• Now I know what you’re thinking.  You’re thinking “Well Steve, what if I just went into the water to avoid spiders, the same way you stay on land to avoid sharks?”  It’s a good thought, one that I’ve considered, but spiders won’t let you get away that easily.  Spiders have been known to craft diving bells out of their webs so they can go into the water and just live down there.  Their web acts like gills, allowing them to breath.  It’s a common tactic for a spider to pin a human under water and laugh maniacally while the human runs out of air and drowns.  Sometimes they whisper to the human, “It quiets itself.  It lets the water in.  Its eyes see the dark.  It feels the cold seep in”.
• As a rite of passage into womanhood, female spiders will try to lay their eggs into human ears while they sleep.  Once they do, they are considered to be an adult woman and they are thrown a party.  The eggs will hatch and the spiderlings  eat their host’s brain.  The screams of their prey, accompanied with the thrashing around from pain, will spark an adrenal response that helps them grow into adolescents.

 

I wasn’t born with the knowledge that spiders should be feared.  I was conditioned by my early years.  I grew up in Iowa near the Mississippi river, which happens to be where one can find Carolina Wolf Spiders (I’ll call them CWS from now on, because saying their name out loud summons one into your underwear drawer).  These psychopaths go about murdering everything.  They don’t bother to build webs because that isn’t proactive enough.  These spiders are known for their speed, and are fueled by 100% murder.  They come out at night, mostly, racing through your lawn trying to murder something and eat it.  If they live next to water, they’ll jump onto the surface tension of the water and skitter across it, eating any fish it can catch.  They actually eat fish.  Because they don’t have webs, they are free to roam wherever they want, and that includes YOUR HOUSE.  When it gets cold out, these serial killers with abnormally large brains have figured out that the dwelling places of humans are nice and toasty.  They swarm into houses and then lurk.

 

I can recall some of my first experiences. Usually you’d find one just after flipping the light switch.  They like to just hang out on the wall at around eye-level, thinking about how they’ll murder the next human to turn on the light.  Their body can get up to two inches in length, and that doesn’t even begin to cover their leg span.  They laugh at you from their perch, knowing that you are helpless to defeat them.  You can either bash the sucker to a pulp and forever have a goo-stain the size of a credit card on your wall, or you can leave them be to forever mock you.  But killing them isn’t that easy.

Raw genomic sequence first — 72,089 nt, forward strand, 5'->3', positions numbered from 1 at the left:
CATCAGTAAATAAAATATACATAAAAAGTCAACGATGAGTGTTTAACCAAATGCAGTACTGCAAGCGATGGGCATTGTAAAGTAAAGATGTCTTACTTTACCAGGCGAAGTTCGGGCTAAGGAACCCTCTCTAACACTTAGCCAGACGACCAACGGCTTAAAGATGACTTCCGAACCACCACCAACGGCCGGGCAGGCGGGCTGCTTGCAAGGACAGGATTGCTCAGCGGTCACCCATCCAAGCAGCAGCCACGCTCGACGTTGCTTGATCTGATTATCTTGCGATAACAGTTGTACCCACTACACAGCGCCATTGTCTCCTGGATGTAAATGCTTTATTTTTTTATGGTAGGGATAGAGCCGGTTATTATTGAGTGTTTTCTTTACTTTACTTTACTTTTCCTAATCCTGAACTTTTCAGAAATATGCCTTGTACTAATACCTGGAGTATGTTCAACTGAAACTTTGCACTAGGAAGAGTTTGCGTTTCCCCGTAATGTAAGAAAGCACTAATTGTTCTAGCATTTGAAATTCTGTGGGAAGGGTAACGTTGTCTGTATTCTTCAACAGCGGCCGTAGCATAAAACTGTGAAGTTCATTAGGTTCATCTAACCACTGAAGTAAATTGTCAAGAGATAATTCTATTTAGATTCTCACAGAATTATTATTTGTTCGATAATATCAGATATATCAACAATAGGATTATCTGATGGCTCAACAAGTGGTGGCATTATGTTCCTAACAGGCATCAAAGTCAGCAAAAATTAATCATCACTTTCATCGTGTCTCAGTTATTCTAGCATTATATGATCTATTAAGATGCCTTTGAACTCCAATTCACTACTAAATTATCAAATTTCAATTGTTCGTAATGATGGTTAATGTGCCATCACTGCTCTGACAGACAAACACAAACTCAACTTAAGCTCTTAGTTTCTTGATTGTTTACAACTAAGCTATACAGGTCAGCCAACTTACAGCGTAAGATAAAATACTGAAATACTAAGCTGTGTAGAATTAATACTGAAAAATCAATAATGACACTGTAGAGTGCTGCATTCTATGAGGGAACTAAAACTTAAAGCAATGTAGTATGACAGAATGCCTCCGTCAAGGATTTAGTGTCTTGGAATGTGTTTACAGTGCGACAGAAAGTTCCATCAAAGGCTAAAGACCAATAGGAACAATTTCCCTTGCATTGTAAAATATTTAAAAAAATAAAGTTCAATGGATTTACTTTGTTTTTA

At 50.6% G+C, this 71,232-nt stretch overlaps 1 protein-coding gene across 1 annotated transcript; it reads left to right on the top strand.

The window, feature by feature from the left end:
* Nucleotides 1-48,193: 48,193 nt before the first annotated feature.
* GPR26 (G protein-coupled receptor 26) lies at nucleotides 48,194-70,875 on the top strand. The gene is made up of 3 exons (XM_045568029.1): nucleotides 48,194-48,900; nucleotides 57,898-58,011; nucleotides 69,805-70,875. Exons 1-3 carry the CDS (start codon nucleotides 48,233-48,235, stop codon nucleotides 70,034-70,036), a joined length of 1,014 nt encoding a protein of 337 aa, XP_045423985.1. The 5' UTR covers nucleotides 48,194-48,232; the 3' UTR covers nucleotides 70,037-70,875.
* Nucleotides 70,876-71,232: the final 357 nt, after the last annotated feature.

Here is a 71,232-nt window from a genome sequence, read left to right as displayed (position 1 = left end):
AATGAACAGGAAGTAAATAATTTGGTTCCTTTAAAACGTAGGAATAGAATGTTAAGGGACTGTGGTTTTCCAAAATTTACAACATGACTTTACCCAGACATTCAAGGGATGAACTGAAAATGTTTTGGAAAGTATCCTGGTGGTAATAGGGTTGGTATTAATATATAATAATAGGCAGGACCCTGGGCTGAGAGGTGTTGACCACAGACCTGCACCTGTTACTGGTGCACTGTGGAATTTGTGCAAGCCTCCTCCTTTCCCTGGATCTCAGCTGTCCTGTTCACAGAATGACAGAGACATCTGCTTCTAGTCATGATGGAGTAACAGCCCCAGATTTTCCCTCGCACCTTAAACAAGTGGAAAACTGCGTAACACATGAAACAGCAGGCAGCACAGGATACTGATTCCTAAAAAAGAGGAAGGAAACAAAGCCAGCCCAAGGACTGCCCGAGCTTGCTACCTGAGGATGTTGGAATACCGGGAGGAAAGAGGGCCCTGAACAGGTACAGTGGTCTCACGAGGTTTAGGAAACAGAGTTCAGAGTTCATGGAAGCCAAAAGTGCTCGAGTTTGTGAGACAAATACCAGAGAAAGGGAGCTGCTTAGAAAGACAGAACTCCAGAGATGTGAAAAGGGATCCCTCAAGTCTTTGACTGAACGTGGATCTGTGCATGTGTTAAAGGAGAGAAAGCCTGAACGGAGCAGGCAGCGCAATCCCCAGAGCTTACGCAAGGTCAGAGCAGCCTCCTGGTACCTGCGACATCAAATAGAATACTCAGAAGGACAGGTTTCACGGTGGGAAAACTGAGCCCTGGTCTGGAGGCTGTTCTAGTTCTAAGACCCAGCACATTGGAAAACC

Wolf spiders will lunge into the air to save their lives if they see you have gone into combat with them.  They wait for the first strike and dodge it!  They know their venom can cause lesions on a human, and with enough bites they can win the day, and then scamper into the human’s bed sheets to hide.  If you are quick enough to hit the spider, you have to keep hitting it!  Don’t let up because you think it is dead.  A CWS is extremely resilient and will keep going after a few smashes with a table leg (my weapon of choice).  Just keep swinging, because a CWS carries a nasty surprise.  Actually, a bunch of nasty surprises.  A CWS isn’t one CWS, it is many.  A CWS is known for carrying its young on its back.  You are not in battle with one, you are in a battle a swarm!  Once the big one is down, the young scatter onto your wallpaper and carpet.  Just keeps bashing away and pray to whatever gods you hold dear that you get them all.  Because they won’t forget that you murdered their mother, and they know exactly where you live.

 

There are a few good ways to know if a CWS is lurking in your house.  1.) They love the dark.  So if any room or area of your house is dark, they are probably there.  2.) They are quiet, nearly silent (except for their battle cry where they audibly hiss).  If there are dark and quiet places in your house, you’re probably being watched by at least 4 mother CWS’s and 600 baby CWS’s.  Keep your ears pugged and your eyes shut tight, and they shouldn’t be able to get their eggs on or in you.

 

If you get one thing from this blog post, is it that you should be afraid.  Be terrified.  Be more like me, a non-arachnophobe who has a healthy fear of spiders.